HUL sets up end-to-end digital transformation plan for next phase of growth

HUL CMD Sanjiv Mehta said over 80 experiments were underway to help in the transformation
The country's largest consumer goods company, Hindustan Unilever (HUL), on Saturday said it had put in place an end-to-end digital transformation plan as it sought to get future-ready.

Addressing shareholders at its 86th Annual General Meeting (AGM), Sanjiv Mehta, chairman and managing director of HUL, said a new digital council had been set up at the company, and over 80 experiments were underway to help in the transformation.

"By 2030, India will have a large cohort of ‘Generation Z’ consumers with ubiquitous internet, smartphones, and digital media. As they start earning, they will actively use technology-enabled consumption models and have a big influence on the consumption behaviour of their households,” said Mehta.

The 58-year-old executive —appointed chairman last year after Harish Manwani retired — said HUL had devised a five-pronged strategy, which includes driving purpose into brands, enhancing societal impact, innovating for the future, nurturing talent, and leveraging data and technology (including artificial intelligence) across the value chain. “Our people data centre picks up real-time consumer signals and identifies business opportunities. We are using shopper data to drive precision marketing, and using machine learning to monitor demand in the real time,” he said, describing the digital transformation process.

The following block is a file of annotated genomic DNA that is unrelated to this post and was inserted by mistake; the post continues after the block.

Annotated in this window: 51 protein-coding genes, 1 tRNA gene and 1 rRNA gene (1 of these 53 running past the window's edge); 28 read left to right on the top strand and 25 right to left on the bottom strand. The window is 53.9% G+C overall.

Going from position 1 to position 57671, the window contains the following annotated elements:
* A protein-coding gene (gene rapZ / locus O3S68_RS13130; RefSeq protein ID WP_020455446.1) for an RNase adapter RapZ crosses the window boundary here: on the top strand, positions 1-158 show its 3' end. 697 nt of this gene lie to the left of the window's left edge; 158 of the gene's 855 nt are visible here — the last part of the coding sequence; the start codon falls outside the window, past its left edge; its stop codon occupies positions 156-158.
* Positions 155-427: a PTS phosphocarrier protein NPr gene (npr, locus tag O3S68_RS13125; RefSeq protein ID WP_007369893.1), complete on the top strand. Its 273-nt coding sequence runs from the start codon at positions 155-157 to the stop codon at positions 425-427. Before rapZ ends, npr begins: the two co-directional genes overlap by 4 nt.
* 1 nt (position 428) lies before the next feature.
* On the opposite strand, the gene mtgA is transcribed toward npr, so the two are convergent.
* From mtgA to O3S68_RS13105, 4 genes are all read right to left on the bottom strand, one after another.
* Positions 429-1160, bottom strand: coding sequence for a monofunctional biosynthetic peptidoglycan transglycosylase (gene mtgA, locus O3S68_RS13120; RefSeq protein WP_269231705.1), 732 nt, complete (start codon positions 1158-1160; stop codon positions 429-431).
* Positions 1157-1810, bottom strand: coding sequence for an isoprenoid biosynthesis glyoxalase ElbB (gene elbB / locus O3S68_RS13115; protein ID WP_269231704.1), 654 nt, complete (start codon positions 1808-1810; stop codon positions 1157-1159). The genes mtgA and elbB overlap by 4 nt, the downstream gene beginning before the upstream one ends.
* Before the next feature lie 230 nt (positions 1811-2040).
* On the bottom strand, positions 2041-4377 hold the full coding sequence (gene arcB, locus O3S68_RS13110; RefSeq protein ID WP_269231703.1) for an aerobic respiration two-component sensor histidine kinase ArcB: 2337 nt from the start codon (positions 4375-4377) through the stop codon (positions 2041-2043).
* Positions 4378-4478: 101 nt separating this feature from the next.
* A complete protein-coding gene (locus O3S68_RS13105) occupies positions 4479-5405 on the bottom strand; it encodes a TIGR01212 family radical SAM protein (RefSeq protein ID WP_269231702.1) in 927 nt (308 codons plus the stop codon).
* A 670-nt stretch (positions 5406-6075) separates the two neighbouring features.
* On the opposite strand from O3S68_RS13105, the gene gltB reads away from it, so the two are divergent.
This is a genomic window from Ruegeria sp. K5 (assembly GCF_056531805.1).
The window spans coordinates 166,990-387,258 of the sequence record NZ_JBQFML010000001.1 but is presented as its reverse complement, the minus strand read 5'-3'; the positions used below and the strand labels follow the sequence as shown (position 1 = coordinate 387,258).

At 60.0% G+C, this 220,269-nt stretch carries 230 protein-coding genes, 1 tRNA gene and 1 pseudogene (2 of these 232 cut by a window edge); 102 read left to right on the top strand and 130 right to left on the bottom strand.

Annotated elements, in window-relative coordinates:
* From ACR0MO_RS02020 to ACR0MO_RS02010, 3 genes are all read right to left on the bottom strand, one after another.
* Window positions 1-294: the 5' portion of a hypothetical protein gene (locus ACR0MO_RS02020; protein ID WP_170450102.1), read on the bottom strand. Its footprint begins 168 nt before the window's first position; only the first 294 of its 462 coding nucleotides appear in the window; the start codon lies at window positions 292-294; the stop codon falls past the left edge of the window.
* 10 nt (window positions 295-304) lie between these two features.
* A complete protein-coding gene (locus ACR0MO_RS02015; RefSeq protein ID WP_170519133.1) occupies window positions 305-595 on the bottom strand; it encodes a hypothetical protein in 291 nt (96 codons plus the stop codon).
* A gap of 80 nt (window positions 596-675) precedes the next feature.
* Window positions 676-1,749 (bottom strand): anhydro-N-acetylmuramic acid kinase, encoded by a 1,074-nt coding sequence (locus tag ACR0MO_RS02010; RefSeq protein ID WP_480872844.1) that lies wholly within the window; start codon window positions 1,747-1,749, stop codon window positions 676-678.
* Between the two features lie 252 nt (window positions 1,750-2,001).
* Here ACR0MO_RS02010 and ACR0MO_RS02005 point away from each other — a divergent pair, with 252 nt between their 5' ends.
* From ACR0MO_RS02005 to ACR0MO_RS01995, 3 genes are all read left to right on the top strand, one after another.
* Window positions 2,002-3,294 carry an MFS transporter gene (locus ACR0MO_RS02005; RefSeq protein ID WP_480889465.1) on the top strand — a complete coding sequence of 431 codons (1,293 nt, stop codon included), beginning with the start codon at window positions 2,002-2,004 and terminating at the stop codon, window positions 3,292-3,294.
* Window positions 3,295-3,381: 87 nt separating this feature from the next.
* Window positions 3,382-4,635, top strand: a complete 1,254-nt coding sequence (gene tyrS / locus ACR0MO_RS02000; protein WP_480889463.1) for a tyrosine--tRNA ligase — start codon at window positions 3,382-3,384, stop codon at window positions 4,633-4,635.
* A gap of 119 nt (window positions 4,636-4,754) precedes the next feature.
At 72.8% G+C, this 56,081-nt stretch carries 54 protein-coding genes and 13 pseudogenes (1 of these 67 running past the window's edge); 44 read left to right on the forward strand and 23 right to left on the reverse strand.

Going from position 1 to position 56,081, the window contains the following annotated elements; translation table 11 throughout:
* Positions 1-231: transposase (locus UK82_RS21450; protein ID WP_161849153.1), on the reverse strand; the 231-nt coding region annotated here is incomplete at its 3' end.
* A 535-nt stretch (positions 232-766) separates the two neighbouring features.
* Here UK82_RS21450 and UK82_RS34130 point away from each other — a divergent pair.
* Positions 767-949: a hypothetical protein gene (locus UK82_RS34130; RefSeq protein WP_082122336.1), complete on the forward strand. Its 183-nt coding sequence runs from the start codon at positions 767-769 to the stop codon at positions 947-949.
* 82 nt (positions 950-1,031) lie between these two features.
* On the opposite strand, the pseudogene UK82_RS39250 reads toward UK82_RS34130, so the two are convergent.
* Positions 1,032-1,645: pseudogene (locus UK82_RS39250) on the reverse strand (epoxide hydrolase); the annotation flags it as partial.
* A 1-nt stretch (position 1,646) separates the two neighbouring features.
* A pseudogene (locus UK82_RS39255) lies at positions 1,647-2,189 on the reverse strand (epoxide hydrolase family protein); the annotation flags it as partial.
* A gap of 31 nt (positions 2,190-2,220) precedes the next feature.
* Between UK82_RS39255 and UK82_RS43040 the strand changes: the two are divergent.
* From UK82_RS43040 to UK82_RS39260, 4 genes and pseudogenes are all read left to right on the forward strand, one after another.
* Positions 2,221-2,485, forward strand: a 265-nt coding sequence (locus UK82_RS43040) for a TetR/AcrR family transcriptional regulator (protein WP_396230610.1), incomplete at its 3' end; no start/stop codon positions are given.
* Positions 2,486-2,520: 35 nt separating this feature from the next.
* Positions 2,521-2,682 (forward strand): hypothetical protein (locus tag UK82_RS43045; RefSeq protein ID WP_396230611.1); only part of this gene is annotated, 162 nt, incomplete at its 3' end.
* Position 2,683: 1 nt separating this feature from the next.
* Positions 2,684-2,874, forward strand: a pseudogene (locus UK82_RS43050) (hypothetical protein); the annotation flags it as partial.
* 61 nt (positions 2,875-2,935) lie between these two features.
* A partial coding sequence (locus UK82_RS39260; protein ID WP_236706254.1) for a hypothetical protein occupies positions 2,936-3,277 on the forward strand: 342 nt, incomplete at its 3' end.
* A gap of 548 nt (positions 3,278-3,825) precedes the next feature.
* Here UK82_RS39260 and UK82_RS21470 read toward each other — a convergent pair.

The firm is also ramping up technology on the factory floor by reducing service lead time through an integrated sales and operation planning programme, thus creating a customer-focused network as well as a faster logistics and distribution footprint, said Mehta. 

"Our Internet of Things (IoT)-powered digital factories are helping us leverage installed capacities. Automated warehouse robotics and guided vehicles are helping with stock accuracy, reducing truck loading time, and raising the level of customer service,” he said.

Mehta added that HUL was re-skilling its workforce, developing niche digital skills in leaders, and shifting to a culture of “always-on” learning, which focused on mentoring, peer-to-peer learning and e-learning.

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